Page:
Hmar
Manmasi, Sinlung, Mar
Pronunciation[m̥a]
Native toIndia
RegionMizoram, Manipur, Assam, Tripura, and Meghalaya
EthnicityHmar
Native speakers
2,17,021[1]
Early forms
Manmasi
  • Nelachal
    • Tukbemsawm
Latin
Official status
Official language in
India
Recognised minority
language in
Assam, Manipur, Mizoram and Meghalaya
Language codes
ISO 639-3hmr
Glottologhmar1241
ELPHmar

The Hmar language or Khawsak ṭawng belongs to the Kukish branch of the Sino-Tibetan family of languages. The speakers of the language are also known as Hmar. According to the official 2011 Census of India, there are 29,268 Hmar/Khawsak speakers in Assam, 48,375 in Manipur, 1,700 in Meghalaya, 18,587 in Mizoram although Majority of the Hmars in Mizoram speak Duhlian (Mizo).

Hmar/Khawsak is a recognised language in the School curriculum of Assam, Manipur and Mizoram, and also recently recognised as one of the Modern Indian Language (MIL) at Manipur University. Board of Secondary Education, Assam has also included Hmar(Khawsak dialect) as an MIL in its matriculation syllabus from 2005. Both Manipur University and Assam University, Silchar has also permitted Khawsak Hmar language to be studied as Modern Indian Language in the Graduation level.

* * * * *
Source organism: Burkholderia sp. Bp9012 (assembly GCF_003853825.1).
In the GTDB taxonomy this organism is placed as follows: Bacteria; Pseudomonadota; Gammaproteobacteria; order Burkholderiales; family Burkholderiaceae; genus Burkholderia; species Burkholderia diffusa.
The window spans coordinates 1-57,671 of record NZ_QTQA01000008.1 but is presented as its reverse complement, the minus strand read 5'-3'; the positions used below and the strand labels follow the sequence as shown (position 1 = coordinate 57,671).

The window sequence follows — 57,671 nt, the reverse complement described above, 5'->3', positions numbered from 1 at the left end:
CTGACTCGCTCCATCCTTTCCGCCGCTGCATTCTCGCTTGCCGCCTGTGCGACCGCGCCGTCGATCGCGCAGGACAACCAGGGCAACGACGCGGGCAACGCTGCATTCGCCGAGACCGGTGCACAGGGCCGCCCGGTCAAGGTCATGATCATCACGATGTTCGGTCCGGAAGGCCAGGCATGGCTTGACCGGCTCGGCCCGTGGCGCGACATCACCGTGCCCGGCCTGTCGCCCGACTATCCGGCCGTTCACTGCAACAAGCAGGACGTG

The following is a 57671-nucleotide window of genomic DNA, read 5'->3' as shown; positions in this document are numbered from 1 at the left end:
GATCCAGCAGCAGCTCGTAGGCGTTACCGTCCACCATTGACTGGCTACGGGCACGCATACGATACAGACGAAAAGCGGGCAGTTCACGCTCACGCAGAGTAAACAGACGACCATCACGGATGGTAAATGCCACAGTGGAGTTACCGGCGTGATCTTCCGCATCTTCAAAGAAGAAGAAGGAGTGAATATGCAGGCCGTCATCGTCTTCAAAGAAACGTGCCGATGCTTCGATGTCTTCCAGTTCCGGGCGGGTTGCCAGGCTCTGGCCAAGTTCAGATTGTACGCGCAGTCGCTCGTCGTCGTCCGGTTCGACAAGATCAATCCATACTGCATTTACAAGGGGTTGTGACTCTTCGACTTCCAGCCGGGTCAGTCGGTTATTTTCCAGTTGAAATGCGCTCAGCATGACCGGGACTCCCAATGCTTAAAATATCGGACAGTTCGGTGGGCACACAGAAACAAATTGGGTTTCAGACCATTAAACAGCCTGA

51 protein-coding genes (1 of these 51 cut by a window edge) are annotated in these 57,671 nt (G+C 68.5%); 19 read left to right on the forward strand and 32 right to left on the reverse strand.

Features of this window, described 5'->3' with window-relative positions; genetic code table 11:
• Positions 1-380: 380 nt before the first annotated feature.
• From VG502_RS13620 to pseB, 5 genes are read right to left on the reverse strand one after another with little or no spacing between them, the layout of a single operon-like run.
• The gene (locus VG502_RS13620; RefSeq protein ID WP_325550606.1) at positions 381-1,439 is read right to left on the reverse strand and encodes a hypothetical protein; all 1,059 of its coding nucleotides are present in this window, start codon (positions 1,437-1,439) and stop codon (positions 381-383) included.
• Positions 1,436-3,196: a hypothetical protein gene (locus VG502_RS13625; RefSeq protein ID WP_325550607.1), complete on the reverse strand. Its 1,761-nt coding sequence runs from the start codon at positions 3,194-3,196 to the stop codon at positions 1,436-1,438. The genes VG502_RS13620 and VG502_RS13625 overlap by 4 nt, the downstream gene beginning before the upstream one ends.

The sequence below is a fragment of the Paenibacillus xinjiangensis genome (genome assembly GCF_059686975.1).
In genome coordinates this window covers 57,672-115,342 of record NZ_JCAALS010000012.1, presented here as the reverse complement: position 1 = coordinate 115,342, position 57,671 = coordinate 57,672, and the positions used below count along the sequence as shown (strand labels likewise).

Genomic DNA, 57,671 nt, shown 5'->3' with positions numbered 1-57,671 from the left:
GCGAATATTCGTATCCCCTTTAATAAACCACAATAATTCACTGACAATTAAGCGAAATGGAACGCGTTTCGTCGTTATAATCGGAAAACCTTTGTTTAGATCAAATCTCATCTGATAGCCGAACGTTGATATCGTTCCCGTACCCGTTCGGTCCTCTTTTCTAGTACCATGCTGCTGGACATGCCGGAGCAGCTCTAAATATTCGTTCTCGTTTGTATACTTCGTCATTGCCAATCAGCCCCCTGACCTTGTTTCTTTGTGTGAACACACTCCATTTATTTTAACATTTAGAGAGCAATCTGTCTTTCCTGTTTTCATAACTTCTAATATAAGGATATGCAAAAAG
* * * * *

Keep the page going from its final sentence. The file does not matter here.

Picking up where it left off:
Geographical distribution

Khawsak dialect of Hmar is spoken in the following locations

Since Hmar speakers are scattered over a vast area in Mizoram, Manipur, Meghalaya, Tripura, Chittagong Hill tracts, North Carolina Hills and Cachar district of Assam state and Myanmar, there appears to be slight dialectal distinction. There is no homogeneous settlement of Hmar speakers alone.[citation needed] In Manipur, Hmar exhibits partial mutual intelligibility with the other Kukish dialects of the area including Thadou, Paite, Vaiphei, Simte, Kom and Gangte languages.[2]

References

  1. ^ "Statement 1: Abstract of speakers' strength of languages and mother tongues - 2011". www.censusindia.gov.in. Office of the Registrar General & Census Commissioner, India. Retrieved 7 July 2018.
  2. ^ Singh, Chungkham Yashawanta (1995). "The linguistic situation in Manipur" (PDF). Linguistics of the Tibeto-Burman Area. 18 (1): 129–134. Retrieved 19 June 2014.